Unexpected Egypt travel blog


So, I convinced Paul to go to the Nubian Museum and it was pretty amazing. i hadn't realized how vast and interesting Nubian history was, and how it intertwined with Egyptian history. There was also a fantastic photographic section dedicated to the area of Eqypt lost when the high dam was created. It documented all of the temples that were excavated (and moved) over the twenty prior to the dam being built. As well as Abu Simbel (which we spoke about in our last journal entry) there were several others that where moved to be saved from the rising waters, including a temple that Paul and I saw when we visited the Met in New York a few years ago!

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It was quite moving to see all of the land that has been lost to the dam - the Nubian people have basically lost their homeland for the sake of water security (which in a country as dry as Egypt is a not an insignificant thing). It was fascinating to see photos from the 1920's to the 1960's documenting most of the major achialogical sites in the area, and to think about what has been lost forever under the water.

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We travelled by boat the next day to see the Temples at Philae, which was also moved out of the way of the rising waters and wandered around the site. Philae was initially not moved, and you used to be able to take a boat out the the ruins, and paddle through the half submerged temples. Unesco donated money to save them, so they built a giant metal rim around the structure, drained all the water out and moved everything to an other island - amazing!!

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We then spent the next 2 days cruising up the nile towards Luxor. The boat was more luxurious than just about anywhere we have ever stayed (and certainly more luxurious than our house!). There was a lot of sitting about on the deck, and a lot of eating! The guy looking after our room (Gamal) was a bit of a character, and liked to leave our towels on the bed in elaborate shapes for us to find - including a snake, elephant, crocodile and culminating in him leaving a lifesized Paul - complete with some of Paul's clothes -a bit creepy, but pretty funny!!!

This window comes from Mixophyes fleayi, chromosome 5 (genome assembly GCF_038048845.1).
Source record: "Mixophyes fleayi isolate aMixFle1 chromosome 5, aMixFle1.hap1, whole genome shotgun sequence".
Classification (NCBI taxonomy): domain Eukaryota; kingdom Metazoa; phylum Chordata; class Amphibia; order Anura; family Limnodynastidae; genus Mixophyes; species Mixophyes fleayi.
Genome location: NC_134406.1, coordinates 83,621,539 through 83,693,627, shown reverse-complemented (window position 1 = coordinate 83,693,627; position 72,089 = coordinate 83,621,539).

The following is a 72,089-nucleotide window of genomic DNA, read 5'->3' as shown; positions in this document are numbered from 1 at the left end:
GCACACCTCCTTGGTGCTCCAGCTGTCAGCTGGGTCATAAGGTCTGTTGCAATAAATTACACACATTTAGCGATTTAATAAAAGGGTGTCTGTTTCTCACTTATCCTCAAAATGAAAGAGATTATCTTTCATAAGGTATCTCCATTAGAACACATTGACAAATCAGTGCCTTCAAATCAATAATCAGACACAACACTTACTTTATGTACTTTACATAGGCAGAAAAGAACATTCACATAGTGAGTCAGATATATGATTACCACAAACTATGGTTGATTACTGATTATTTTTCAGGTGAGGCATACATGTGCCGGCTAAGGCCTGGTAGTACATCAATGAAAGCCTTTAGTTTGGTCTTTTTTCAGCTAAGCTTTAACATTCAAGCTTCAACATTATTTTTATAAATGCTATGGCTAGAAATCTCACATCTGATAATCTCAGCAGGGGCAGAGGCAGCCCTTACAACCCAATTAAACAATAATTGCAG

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As well as spending a few days relaxing, we visted the temples of Kom ombo and Edfu. This was the most intense tourist experience I have ever witnesses!!! There were a ridiculous number of people crowding around, but the temples were amazing none the less. We visited Kom Ombo at the end of the day, and the site was quite eerie by night. Kom Ombo is a temple that is basically split in half, with one half dedicated to Sobek the Crocodile god, and the other half to Haroesis or Horus the Elder. Edfu is the most complete temple structure in Egypt, it was found completely buried underneath the city and has remained mostly intact. It is decicated to Horus of Behdet. It documents the battle between Horus and Seth (the hippopotamus god) at the annual Festival of Victory.

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One of the other intestesting parts of the cruise was passing through the lock in the boat. After seeing the Temples at Edfu, our boat was racing to get to the lock, as there is a bit of a traffic jam waiting to get through. We got there early and didn't have to wait, but by the time we got throught there was a long, long line of ships waiting for their turn!

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We then cruised up to Luxor with enough time left in the day to visit Karnak temple. This was absolutely unbeleivable. As this area of Egypt has always been inhabited, Karnak was built, rebuilt and remodelled for over 2000 continuous years. Much of the temple complex, including the ceremonial road (complete with an avenue of lions that Ted would appreciate!) is still in the process of being excavated.

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Karnak is an incredible complex that includes sanctuaries, pylons, obelisks and avenues dedicated to the theban gods and the different Pharoahs that ruled from here. The size of the site alone is staggering - covering over 2 square kilometes, it is the largest religious building ever built. This was the most important place of worship in Egypt - knonw as Ipet-Sut meaning "the most esteemed of places" or Karnak which is arabic for "fortified settlement". We spent lots of time wandering about the ruins and marvelling at the shear scale of the place - I was worried that we would start getting "temple fatigue", but every place we visit is unique and fascinating.

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